The New York Times recently published an article about the rise in the offering of lifestyle searches as they relate to real estate. If you're wondering what a "lifestyle search" is, you aren't alone. It's hardly the mainstream way in which people today search for their next home. Still, it's an interesting proposition, and one that's gaining steam in the online real estate industry.
Lifestyle searching provides individuals and families the opportunity to search for a new home or community based based on different criteria - not square footage or number of bedrooms - instead, criteria that can be explored by searching the demographics of potential neighbors, amenities of the community, interests of potential neighbors in a given area, and more.
The lifestyle search is particularly appealing to people who are looking to relocate to areas in which they aren't able to readily drive through a neighborhood to get a feel for it.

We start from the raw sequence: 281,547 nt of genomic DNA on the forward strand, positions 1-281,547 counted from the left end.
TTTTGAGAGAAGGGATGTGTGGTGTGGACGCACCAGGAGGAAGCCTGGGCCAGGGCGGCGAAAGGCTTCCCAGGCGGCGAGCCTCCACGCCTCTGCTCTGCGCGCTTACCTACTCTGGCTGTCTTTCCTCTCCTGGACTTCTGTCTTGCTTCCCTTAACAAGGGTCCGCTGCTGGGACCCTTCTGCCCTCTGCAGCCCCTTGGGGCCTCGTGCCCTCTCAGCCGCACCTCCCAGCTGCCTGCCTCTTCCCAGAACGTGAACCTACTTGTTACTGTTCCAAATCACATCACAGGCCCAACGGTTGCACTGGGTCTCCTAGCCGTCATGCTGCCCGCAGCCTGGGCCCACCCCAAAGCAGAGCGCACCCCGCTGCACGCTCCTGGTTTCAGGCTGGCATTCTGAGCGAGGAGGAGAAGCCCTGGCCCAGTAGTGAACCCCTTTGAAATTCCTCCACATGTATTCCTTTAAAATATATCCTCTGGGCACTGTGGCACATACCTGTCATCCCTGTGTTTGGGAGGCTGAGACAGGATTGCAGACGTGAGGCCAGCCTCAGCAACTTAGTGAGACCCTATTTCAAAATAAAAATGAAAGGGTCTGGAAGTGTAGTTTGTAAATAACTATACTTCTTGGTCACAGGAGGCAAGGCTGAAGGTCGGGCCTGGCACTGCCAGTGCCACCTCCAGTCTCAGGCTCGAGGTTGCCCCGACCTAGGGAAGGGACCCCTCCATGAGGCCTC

''People are more likely to compromise on the attributes of the home than they are to compromise on the attributes of a community,'' said Scott Petronis, director of product management for Onboard Informatics, based in New York (as quoted in the NYT).
Another player in the space is Andrew Schiller's NeighborhoodScout.com. NeighborhoodScout allows you to match a community in one area to a similar community in another area. For example, say I love Georgetown in DC. If I'm moving to Nashville, TN, it will recommend a similar community for me to consider. (And for those who are curious, the top result is the Bible College/End Ave area.) Pretty cool right? At a minimum, it gives me a good place to start my search (for both a house and a realtor).
You have to admit, this lifestyle approach does add some color and confidence to an otherwise daunting (and let's face it, intimidating) search process.
But that's just my opinion. What do you think?